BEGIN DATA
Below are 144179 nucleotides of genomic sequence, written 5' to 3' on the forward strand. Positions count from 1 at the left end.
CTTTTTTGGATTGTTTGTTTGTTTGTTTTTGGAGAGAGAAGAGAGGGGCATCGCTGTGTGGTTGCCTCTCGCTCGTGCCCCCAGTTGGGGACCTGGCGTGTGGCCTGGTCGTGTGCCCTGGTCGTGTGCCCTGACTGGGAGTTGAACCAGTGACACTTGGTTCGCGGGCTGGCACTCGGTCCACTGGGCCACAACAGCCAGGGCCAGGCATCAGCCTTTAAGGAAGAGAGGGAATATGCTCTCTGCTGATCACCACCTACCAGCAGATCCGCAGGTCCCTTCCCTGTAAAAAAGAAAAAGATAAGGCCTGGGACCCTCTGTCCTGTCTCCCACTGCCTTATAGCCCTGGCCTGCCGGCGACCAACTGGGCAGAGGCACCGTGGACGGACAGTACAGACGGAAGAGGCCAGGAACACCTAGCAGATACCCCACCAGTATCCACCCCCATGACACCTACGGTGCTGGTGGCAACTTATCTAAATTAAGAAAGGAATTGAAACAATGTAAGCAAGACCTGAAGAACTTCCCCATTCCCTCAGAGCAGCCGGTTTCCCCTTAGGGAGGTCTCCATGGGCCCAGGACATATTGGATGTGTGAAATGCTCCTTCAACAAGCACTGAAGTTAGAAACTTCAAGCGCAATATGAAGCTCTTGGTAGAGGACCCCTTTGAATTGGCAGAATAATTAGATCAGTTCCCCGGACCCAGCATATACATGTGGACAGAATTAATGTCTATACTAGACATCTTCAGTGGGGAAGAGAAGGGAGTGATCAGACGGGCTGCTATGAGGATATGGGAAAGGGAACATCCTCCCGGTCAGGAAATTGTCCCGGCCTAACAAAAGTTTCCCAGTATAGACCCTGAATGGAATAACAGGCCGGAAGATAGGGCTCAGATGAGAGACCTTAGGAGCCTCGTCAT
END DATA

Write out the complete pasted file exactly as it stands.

Below are 144179 nucleotides of genomic sequence, written 5' to 3' on the forward strand. Positions count from 1 at the left end.
CTTTTTTGGATTGTTTGTTTGTTTGTTTTTGGAGAGAGAAGAGAGGGGCATCGCTGTGTGGTTGCCTCTCGCTCGTGCCCCCAGTTGGGGACCTGGCGTGTGGCCTGGTCGTGTGCCCTGGTCGTGTGCCCTGACTGGGAGTTGAACCAGTGACACTTGGTTCGCGGGCTGGCACTCGGTCCACTGGGCCACAACAGCCAGGGCCAGGCATCAGCCTTTAAGGAAGAGAGGGAATATGCTCTCTGCTGATCACCACCTACCAGCAGATCCGCAGGTCCCTTCCCTGTAAAAAAGAAAAAGATAAGGCCTGGGACCCTCTGTCCTGTCTCCCACTGCCTTATAGCCCTGGCCTGCCGGCGACCAACTGGGCAGAGGCACCGTGGACGGACAGTACAGACGGAAGAGGCCAGGAACACCTAGCAGATACCCCACCAGTATCCACCCCCATGACACCTACGGTGCTGGTGGCAACTTATCTAAATTAAGAAAGGAATTGAAACAATGTAAGCAAGACCTGAAGAACTTCCCCATTCCCTCAGAGCAGCCGGTTTCCCCTTAGGGAGGTCTCCATGGGCCCAGGACATATTGGATGTGTGAAATGCTCCTTCAACAAGCACTGAAGTTAGAAACTTCAAGCGCAATATGAAGCTCTTGGTAGAGGACCCCTTTGAATTGGCAGAATAATTAGATCAGTTCCCCGGACCCAGCATATACATGTGGACAGAATTAATGTCTATACTAGACATCTTCAGTGGGGAAGAGAAGGGAGTGATCAGACGGGCTGCTATGAGGATATGGGAAAGGGAACATCCTCCCGGTCAGGAAATTGTCCCGGCCTAACAAAAGTTTCCCAGTATAGACCCTGAATGGAATAACAGGCCGGAAGATAGGGCTCAGATGAGAGACCTTAGGAGCCTCGTCAT